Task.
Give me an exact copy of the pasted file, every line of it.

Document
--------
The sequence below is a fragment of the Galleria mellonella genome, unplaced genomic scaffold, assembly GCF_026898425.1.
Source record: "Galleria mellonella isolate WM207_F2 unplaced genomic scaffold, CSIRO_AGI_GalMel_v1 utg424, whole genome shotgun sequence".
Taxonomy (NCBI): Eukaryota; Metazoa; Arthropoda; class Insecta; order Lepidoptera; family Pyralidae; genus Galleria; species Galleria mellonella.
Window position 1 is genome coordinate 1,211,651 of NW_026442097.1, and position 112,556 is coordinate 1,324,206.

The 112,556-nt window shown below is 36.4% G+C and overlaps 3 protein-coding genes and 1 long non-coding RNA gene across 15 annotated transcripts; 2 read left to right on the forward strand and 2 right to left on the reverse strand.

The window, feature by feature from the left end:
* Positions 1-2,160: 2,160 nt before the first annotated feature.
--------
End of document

The sequence below is a fragment of the Galleria mellonella genome, unplaced genomic scaffold, assembly GCF_026898425.1.
Source record: "Galleria mellonella isolate WM207_F2 unplaced genomic scaffold, CSIRO_AGI_GalMel_v1 utg424, whole genome shotgun sequence".
Taxonomy (NCBI): Eukaryota; Metazoa; Arthropoda; class Insecta; order Lepidoptera; family Pyralidae; genus Galleria; species Galleria mellonella.
Window position 1 is genome coordinate 1,211,651 of NW_026442097.1, and position 112,556 is coordinate 1,324,206.

The 112,556-nt window shown below is 36.4% G+C and overlaps 3 protein-coding genes and 1 long non-coding RNA gene across 15 annotated transcripts; 2 read left to right on the forward strand and 2 right to left on the reverse strand.

The window, feature by feature from the left end:
* Positions 1-2,160: 2,160 nt before the first annotated feature.